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I've just recently finished just over a year's worth of fixing some seriously broken code (DB/Front end stuff) and it was completely devoid of comments.

To make things even trickier, whoever wrote it was a big fan of cryptic variable names which in no way described their purpose or function. What does a variable called (say) 'ip' mean? in this particular case it referred to an internal counter used for tracking how many items belonged to a pallet of goods. Not exactly intuitive.

My question is, is this normal? Were they just lazy? Or were they trying to hide something?

In my own code, I document everything from what I'm trying to achieve, what's tripped me up, how I'm feeling - basically down to the socks and undies I'm wearing on that particular day.

My tutor drummed into my head that: It's suprising what you can forget in a month, let alone a year, so document, document everything.

So anyway, I just wondered if this was the norm. Thanks for reading my mini rant. Now that I've fixed everything I'm back applying for the dole.

What I have tried:

Descriptive variable names, adding explanatory summarys to methods, doing my very best to create self-descriptive code
Posted
Updated 27-Feb-16 13:49pm

1 solution

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Solution 1

Human mind works in a mysterious way. The developer might be lazy or might just think whatever they named the variables are descriptive enough in the respective context. That is why it needs a second pair of eyes either through code review or pair programming. The problem you have, I wouldn't say it is normal and it can never be the standard, but I have seen it happening quite frequently.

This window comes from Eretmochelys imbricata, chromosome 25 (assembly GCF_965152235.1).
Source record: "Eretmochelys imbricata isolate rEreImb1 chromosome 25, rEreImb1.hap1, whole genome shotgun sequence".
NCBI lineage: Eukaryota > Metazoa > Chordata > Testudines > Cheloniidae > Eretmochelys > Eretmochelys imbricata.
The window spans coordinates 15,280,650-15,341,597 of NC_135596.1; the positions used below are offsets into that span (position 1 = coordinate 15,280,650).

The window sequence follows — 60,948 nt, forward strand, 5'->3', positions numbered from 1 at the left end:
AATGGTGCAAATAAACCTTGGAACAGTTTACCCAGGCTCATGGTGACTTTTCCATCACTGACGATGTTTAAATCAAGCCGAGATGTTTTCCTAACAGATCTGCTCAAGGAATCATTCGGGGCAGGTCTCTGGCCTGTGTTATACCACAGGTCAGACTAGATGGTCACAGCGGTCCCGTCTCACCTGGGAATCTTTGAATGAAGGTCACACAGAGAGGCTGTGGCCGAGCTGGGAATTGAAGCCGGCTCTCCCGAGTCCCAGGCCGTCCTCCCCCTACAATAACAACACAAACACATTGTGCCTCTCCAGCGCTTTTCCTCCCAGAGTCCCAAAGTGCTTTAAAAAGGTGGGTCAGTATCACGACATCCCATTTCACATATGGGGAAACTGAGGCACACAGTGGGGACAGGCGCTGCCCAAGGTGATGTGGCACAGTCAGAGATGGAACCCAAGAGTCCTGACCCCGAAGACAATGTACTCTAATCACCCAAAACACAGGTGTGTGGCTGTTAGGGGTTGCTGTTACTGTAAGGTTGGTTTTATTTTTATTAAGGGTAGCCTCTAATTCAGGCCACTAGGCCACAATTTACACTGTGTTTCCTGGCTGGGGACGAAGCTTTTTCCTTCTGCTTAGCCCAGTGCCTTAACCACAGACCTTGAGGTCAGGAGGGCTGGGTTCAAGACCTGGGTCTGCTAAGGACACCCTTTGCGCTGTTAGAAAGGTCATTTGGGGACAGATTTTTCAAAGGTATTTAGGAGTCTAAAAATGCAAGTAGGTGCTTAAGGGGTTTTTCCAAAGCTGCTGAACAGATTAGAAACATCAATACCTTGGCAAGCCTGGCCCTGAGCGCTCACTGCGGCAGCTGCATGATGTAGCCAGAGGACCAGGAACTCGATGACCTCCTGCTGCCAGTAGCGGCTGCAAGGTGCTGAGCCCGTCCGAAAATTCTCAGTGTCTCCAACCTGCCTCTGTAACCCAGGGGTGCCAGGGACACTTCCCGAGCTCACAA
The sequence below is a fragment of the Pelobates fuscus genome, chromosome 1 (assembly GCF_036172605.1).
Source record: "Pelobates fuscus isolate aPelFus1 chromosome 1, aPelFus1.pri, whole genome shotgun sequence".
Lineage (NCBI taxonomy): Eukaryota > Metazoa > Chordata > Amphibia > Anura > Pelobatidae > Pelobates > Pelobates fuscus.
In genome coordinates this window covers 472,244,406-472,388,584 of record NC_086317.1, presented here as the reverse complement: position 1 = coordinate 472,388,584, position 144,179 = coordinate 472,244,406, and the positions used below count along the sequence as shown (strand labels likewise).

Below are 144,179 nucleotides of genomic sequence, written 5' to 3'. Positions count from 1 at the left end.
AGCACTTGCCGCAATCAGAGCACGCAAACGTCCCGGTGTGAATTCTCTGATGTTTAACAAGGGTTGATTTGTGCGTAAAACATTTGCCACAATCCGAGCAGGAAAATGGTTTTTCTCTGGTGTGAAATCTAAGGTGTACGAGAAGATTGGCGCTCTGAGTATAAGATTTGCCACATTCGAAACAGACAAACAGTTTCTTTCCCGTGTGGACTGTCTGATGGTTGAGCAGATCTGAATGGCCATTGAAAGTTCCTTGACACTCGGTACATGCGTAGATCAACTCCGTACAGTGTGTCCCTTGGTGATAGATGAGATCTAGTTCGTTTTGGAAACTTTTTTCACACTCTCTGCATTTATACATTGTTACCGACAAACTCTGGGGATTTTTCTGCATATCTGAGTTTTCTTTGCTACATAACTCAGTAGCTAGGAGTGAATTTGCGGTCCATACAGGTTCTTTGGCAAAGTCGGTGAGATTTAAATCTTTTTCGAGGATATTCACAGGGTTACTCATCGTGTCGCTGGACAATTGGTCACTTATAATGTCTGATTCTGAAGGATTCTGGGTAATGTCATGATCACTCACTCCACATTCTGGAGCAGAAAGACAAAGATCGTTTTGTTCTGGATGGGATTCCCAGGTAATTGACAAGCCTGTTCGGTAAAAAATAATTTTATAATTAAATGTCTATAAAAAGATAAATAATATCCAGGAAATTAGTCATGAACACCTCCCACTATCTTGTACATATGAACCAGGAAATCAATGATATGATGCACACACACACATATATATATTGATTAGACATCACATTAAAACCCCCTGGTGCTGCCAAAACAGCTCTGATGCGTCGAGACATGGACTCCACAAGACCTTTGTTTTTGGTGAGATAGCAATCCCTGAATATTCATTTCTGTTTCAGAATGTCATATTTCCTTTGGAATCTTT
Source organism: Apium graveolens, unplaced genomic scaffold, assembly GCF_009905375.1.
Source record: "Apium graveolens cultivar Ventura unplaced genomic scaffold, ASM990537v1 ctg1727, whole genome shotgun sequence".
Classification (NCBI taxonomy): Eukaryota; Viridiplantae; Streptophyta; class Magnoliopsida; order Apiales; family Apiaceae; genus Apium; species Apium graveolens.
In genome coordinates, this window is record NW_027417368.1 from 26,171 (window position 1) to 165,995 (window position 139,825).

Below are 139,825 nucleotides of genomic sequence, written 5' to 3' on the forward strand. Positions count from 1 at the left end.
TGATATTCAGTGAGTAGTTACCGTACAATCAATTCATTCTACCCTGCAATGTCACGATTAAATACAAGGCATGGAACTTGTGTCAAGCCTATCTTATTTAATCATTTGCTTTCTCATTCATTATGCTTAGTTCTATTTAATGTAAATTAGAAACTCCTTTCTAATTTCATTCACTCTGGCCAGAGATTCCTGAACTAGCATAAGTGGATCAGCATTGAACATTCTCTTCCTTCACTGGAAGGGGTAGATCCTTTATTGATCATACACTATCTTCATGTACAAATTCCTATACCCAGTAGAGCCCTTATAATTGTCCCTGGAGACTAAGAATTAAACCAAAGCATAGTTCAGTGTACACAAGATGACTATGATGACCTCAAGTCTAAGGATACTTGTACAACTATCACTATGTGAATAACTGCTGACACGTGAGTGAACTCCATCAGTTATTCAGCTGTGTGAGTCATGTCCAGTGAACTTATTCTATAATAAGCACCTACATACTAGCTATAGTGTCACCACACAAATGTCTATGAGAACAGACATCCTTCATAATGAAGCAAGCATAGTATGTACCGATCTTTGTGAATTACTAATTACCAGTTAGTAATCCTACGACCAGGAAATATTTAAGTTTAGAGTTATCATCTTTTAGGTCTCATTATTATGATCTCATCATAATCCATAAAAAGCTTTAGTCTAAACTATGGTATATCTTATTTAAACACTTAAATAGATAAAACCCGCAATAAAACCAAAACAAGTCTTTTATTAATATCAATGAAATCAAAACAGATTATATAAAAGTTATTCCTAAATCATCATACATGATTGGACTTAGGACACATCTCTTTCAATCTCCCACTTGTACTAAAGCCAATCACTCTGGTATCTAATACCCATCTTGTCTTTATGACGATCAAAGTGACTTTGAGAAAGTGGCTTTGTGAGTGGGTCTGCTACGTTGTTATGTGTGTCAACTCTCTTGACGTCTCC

Documentation is necessary for describing the code you have written. Now, how you should do it depends on the target audiences, most likely to be other developers. The documentation should describe 3 things.

1. You need to tell what is the method.
2. You need to tell why this method is written.
3. You need to tell how the goal has been achieved.

Now, these can be achieved in many ways. What I follow is name my method descriptive enough so that "what" is described. Add a comment on top of each method, which says why the method is needed. Name my variables reasonable enough so that "how" the goal is achieved becomes evident.
   

This content, along with any associated source code and files, is licensed under The Code Project Open License (CPOL)

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